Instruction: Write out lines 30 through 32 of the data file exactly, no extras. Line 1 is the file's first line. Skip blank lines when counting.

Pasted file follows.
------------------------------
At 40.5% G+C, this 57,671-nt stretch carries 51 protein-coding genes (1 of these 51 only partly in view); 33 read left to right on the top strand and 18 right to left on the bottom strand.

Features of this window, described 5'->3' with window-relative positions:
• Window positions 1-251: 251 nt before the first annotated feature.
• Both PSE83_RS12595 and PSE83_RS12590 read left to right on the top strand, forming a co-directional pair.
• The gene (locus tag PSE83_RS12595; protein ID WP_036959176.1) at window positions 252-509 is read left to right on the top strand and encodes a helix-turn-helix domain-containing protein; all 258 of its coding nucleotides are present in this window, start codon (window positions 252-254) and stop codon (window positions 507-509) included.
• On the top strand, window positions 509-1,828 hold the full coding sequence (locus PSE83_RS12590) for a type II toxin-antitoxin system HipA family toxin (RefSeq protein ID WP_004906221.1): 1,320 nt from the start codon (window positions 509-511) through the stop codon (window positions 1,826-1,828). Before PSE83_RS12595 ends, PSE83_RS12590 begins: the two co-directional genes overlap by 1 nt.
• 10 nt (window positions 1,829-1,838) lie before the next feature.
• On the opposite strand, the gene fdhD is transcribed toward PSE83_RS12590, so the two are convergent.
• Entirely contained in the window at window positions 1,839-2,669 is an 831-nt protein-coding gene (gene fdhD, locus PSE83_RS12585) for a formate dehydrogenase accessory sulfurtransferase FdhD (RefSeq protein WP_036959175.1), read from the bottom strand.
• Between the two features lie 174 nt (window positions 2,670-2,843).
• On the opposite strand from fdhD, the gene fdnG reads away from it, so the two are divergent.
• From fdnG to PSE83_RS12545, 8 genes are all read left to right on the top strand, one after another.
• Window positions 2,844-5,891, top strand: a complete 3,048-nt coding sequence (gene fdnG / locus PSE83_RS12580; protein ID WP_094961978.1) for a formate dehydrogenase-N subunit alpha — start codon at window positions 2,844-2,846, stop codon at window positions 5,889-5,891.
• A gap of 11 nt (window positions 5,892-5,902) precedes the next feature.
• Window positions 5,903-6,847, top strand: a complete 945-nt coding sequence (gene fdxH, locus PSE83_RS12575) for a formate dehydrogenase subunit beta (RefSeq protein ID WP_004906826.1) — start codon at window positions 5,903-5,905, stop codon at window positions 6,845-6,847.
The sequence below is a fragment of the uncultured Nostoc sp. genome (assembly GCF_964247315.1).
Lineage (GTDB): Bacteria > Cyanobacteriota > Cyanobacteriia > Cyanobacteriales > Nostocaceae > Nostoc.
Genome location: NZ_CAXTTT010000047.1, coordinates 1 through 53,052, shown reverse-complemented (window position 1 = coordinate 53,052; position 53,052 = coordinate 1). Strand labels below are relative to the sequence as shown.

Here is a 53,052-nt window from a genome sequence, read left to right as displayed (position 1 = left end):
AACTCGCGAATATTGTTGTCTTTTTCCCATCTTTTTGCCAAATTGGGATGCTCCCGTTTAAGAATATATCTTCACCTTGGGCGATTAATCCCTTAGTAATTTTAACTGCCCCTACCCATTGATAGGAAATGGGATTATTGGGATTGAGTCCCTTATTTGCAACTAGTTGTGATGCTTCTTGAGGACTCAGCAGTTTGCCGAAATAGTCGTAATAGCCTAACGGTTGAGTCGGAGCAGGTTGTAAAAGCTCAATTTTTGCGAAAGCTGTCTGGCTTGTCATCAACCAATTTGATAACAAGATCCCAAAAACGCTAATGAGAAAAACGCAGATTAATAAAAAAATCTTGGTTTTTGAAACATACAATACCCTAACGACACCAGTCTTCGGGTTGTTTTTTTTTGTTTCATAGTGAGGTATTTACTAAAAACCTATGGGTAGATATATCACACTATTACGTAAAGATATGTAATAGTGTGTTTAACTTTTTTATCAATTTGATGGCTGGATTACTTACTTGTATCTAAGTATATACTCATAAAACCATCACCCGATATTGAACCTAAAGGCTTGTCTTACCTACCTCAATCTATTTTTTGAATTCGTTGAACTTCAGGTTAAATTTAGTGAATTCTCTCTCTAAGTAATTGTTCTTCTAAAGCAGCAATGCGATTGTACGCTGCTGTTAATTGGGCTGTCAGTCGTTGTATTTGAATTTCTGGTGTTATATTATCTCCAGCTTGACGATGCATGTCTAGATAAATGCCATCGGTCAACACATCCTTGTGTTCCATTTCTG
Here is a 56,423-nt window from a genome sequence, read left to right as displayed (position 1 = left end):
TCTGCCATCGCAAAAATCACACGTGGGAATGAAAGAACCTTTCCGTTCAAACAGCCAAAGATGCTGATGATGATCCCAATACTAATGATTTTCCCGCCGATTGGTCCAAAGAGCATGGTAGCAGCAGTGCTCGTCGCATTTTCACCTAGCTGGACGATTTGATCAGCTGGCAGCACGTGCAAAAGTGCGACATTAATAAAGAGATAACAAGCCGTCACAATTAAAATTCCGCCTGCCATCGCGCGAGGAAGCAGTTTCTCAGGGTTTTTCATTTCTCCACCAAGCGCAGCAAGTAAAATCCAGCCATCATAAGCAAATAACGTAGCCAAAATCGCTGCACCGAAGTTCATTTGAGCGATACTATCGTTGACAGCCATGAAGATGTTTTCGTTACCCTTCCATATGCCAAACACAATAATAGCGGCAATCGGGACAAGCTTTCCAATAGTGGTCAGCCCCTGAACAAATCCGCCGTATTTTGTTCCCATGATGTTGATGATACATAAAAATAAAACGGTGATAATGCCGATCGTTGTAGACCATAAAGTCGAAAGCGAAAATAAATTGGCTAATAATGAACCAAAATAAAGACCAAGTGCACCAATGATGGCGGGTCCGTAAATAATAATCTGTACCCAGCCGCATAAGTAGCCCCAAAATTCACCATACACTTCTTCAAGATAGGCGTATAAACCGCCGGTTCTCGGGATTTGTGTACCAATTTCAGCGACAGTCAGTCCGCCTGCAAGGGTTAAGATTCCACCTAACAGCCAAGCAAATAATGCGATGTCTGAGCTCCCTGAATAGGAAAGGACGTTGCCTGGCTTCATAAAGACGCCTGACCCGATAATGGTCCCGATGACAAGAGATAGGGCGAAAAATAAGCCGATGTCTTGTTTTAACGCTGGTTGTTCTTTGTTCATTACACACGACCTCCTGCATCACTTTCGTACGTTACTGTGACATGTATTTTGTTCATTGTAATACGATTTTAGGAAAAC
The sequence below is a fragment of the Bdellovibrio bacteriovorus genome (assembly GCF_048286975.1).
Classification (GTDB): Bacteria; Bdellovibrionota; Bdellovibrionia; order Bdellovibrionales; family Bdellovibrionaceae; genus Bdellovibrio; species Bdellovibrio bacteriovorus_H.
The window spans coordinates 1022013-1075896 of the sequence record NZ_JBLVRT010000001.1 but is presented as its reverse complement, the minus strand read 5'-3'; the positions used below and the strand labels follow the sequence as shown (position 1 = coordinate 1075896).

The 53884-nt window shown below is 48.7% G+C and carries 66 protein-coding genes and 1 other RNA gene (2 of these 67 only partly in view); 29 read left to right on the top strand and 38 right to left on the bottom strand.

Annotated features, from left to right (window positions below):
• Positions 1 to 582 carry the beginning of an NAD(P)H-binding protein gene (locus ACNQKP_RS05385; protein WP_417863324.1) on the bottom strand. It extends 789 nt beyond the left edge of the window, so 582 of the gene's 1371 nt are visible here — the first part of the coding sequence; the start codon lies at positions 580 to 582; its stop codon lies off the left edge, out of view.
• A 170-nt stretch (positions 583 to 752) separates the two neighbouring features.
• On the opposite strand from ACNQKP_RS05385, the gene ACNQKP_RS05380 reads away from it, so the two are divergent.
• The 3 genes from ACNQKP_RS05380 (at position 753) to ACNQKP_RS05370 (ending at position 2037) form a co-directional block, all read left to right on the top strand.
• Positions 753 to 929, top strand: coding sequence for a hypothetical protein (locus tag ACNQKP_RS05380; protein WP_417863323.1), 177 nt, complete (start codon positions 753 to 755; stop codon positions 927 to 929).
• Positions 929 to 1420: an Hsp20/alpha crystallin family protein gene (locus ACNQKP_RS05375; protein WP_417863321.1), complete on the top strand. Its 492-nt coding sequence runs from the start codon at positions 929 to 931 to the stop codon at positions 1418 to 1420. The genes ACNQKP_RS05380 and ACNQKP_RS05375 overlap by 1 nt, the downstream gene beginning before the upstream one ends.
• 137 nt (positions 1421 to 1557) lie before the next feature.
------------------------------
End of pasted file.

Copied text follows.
• On the opposite strand from ACNQKP_RS05385, the gene ACNQKP_RS05380 reads away from it, so the two are divergent.
• The 3 genes from ACNQKP_RS05380 (at position 753) to ACNQKP_RS05370 (ending at position 2037) form a co-directional block, all read left to right on the top strand.
• Positions 753 to 929, top strand: coding sequence for a hypothetical protein (locus tag ACNQKP_RS05380; protein WP_417863323.1), 177 nt, complete (start codon positions 753 to 755; stop codon positions 927 to 929).